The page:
Building materials affect the health of the environments we live in: formaldehyde, toluene or styrene are just some of the polluting chemicals that live undisturbed in our homes! The solution? Just a few precautions

Last week we discovered broadly what “indoor pollution” means. Today we will deal with the topic in a more specific way by analysing a specific aspect of this problem, that is its chemical component, which includes a series of contaminants.

We all know that mould and dust are present in the house, pollutants that are fortunately visible whose smell we also perfectly perceive: if a smell hits you in the face we have the possibility of identifying its source, isolating it and eliminating it (or at least move away from it).

But what happens when the pollutants involved are normally invisible and odourless? What does it mean then, in terms of environmental concentrations, to perceive a perfume or to endure a stench?

We begin to understand immediately that if we come to smell something in the air, the environmental presence of what we smell is already very strong and probably beyond the exposure limits.

We have to always keep in mind that when we talk about chemical pollution we have to deal with very low quantities and concentrations: the instruments used to detect the harmful compounds present in our homes must only isolate a few micrograms of substance for each cubic meter of air (μg/m3).

The whole issue of indoor chemical pollution is measured in μg/m3 and a large part of this problem is dealt with by cataloguing a dozen bad substances (very harmful to humans) that should not exist in our homes.

The tendency to concretely evaluate the concentration of the following substances within living environments is now consolidated in all European legislation:

o, m, p-xylene(001330-20-7)

These substances are taken as a reference by Europe for the evaluation of the performance characteristics of building materials: the GPP (Green Public Procurement) and in this case its Italian transposition, or the PAN GPP (National Action Plan for Green Public Procurement), identify the maximum emissions permitted to a construction product for each substance given on this list.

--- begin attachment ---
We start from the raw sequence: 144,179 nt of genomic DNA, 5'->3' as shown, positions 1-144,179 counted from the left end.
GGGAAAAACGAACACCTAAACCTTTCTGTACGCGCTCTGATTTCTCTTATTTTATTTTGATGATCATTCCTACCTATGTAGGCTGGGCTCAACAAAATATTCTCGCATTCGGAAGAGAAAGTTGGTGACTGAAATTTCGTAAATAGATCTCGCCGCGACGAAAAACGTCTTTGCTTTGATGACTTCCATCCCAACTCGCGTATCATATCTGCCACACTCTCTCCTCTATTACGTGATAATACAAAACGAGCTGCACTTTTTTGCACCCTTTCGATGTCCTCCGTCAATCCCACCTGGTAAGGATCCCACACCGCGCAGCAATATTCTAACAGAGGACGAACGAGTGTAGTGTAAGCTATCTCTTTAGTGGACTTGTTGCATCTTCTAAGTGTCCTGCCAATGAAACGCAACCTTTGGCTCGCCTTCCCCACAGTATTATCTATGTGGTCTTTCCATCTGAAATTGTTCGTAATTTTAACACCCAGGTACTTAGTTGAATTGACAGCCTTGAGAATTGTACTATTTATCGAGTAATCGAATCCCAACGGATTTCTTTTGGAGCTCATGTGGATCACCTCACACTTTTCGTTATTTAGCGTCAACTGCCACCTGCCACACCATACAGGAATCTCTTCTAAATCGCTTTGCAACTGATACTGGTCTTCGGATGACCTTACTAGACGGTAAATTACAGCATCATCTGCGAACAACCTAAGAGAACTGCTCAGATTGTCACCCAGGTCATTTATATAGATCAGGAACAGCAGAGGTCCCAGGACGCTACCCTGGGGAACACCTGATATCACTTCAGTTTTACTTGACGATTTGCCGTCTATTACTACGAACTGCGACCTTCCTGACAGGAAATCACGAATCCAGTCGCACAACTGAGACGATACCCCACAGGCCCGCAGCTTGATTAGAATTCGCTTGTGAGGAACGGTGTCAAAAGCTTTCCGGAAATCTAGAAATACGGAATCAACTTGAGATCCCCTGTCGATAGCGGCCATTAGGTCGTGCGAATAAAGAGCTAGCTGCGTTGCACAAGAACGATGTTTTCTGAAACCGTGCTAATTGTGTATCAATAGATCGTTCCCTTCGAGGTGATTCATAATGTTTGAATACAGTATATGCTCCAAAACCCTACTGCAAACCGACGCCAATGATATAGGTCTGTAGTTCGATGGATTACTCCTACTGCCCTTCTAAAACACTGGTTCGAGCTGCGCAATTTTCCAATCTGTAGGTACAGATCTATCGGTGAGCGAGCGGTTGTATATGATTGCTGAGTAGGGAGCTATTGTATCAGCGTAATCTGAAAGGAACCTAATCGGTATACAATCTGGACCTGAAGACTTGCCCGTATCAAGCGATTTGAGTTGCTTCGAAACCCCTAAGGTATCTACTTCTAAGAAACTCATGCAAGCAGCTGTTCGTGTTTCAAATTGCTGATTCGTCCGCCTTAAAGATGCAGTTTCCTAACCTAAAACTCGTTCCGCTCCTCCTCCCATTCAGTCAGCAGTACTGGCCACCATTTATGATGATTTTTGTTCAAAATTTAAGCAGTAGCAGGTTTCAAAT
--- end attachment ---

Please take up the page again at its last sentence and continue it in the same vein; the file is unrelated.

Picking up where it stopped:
GPP itself regulates the emissions of five other substances, usually less common, and imposes a maximum limit for total product emissions, the so-called TVOC (Total Volatile Organic Compounds).

We begin to understand that a regulatory system is consolidating around us which is capable of protecting us from the potential chemical dangers that can be hidden in our homes and the materials with which they are built.

It is clear, however, that the most important role for the protection and safeguard of our health is still up to us: the pollution of domestic environments is in fact strongly influenced by all our choices and habits.

Opening the windows for the aeration of the rooms, using certified cleaning products, avoiding cigarette smoke and using devices for cleaning and purifying the air are in fact excellent daily prevention practices that fall exclusively under our responsibility.

Architect Leopoldo Busa
Expert in indoor air quality